In case you missed it, Level 3 autonomy is coming to a new BMW near you very soon. But ramping up autonomous driving wasn’t cheap – or quick. BMW needed to quickly accrue miles on test vehicles while simulating real-world driving. Thus, the “driverless@development” initiative was brought to life. Using vast amounts of open space and plenty of advanced sensors and cameras, a field of driverless BMWs – everything from 7 Series to even an M3 – meander about, generating terabytes of data to aid BMW in their self-driving ventures.
The benefits of using driverless cars for testing
In the newest BMW facility – the FMDC in Sokolov, Czech Republic – BMW uses an array of technology to command these driverless cars. They drive a variety of speeds – up to 122 mph – alternating braking intensity and acceleration. The mechanical precision offered by computer-controlled vehicles would be impossible for a human to replicate. Think: exactly the same accelerator depressions countless times per day. Identical brake pressure application thousands of times each week. Plus, it’s a cost and time-saving measure, freeing engineers to work on other things. Finally, it’s less taxing on employees – there are only so many times you can drive in circles on the tarmac – and reduces the risk of accidents and damage.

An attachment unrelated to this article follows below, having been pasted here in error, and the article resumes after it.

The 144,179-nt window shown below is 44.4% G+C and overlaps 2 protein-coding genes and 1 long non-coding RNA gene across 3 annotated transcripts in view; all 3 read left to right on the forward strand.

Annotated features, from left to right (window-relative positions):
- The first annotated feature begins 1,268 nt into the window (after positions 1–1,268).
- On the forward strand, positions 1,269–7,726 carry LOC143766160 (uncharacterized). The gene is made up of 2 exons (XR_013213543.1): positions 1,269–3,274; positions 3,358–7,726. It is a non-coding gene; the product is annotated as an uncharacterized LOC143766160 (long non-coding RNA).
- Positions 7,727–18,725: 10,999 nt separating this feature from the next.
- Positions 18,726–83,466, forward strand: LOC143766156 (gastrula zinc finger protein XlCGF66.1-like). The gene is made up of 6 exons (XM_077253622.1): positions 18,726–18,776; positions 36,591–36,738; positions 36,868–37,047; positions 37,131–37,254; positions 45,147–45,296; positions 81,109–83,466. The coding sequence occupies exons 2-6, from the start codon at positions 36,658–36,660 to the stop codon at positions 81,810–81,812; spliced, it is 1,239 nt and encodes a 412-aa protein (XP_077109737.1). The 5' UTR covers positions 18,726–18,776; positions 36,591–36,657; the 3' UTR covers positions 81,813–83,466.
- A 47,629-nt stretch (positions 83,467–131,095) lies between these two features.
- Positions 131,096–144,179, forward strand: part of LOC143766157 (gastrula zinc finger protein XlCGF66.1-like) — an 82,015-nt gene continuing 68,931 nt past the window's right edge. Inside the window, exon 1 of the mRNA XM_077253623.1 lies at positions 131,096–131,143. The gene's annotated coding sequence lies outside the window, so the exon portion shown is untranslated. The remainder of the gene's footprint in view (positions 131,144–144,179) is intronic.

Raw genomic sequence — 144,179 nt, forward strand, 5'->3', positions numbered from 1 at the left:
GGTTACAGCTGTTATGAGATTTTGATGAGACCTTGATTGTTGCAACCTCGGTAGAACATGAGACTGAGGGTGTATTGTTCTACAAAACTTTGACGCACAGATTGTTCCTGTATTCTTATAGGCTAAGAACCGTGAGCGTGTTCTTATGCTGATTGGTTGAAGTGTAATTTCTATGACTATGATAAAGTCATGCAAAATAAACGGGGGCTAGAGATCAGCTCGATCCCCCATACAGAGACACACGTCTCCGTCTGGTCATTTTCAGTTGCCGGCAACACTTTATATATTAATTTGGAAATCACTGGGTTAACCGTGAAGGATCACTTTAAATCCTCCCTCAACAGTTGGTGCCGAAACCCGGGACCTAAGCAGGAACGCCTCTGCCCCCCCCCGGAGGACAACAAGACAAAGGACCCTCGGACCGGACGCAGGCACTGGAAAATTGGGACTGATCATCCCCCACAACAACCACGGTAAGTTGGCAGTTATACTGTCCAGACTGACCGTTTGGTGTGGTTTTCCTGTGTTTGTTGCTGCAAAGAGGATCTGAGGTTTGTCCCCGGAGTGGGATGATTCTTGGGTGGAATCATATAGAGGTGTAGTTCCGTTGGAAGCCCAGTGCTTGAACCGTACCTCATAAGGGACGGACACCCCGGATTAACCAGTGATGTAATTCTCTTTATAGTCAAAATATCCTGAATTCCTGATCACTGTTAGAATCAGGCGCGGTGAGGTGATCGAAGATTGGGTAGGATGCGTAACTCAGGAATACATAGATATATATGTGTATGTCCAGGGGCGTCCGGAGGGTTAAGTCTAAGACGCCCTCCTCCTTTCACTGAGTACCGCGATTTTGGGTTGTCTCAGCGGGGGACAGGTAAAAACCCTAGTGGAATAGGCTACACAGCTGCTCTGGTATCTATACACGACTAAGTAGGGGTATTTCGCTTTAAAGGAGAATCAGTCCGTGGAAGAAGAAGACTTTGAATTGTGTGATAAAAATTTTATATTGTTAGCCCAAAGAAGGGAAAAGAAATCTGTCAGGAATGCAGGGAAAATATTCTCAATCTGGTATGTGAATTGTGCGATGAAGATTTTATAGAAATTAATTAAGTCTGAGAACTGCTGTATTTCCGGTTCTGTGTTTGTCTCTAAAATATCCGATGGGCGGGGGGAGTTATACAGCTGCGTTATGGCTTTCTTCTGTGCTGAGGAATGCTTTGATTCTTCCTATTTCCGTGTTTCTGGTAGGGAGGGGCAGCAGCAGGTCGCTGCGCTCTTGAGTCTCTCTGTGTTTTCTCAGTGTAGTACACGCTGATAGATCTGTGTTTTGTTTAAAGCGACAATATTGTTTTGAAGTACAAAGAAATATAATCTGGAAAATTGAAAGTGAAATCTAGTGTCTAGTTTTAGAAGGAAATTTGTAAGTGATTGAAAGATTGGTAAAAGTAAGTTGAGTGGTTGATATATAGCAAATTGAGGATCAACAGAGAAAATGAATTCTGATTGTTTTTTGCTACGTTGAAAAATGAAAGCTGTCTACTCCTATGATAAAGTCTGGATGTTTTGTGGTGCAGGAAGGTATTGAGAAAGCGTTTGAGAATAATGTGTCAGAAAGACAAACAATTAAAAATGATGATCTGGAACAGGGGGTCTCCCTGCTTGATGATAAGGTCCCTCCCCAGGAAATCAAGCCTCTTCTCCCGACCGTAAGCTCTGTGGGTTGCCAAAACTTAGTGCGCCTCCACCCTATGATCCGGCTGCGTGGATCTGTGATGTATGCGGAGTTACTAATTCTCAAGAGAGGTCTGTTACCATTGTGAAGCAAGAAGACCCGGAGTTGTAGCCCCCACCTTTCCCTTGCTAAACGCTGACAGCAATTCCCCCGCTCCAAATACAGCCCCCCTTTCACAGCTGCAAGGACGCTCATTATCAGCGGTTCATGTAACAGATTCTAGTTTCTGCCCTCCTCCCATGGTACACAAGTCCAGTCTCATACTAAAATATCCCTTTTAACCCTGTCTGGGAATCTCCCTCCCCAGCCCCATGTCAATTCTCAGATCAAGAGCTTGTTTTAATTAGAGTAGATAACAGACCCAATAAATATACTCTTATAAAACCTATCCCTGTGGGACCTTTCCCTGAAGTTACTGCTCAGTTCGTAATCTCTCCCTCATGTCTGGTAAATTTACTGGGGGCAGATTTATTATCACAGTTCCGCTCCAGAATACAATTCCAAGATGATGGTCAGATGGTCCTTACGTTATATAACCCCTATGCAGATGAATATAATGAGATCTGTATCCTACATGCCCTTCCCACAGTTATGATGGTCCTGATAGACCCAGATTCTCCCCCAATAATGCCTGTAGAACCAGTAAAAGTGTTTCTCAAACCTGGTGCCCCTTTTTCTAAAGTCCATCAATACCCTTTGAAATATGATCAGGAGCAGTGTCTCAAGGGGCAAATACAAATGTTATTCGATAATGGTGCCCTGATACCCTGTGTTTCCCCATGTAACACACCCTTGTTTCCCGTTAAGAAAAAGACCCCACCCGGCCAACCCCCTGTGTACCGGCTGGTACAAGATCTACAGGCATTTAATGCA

Last year was my first encounter with driverless testing cars when BMW showcased their iX as a demo vehicle. During this memorable experience, the driverless iX took me on a track near Munich. It effortlessly navigated through corners and reached speeds of up to 100 km/h, leaving me impressed with its performance. This time around, I’m in Sokolov in the back seat of a BMW 7 Series.
How a single engineer can control multiple vehicles
The 7 Series began traveling on a pre-defined path, surrounded by a fleet of M cars performing similar tasks. The self-driving prototypes are trained to perform these tasks on a daily basis, collecting data and relaying back to Munich via an LTE connection. Inside these autonomous BMWs, you’ll find additional screens and equipment designed to monitor the vehicle. A robotic “leg” facilitates braking, and an emergency stop button sits prominently on the center armrest. It only takes about 24 hours to outfit nearly any BMW with all the necessary gadgetry.
With a single engineer now able to control up to five vehicles at once, it’s safe to say that the tens of thousands of miles that these vehicles have covered are primarily responsible for the quickly-evolving nature of autonomous vehicles. Just think – the next time you’re driving a BMW with advanced driver aids, you can thank the driverless@development team. That is, a group of unmanned cars making moves in the Czech Republic.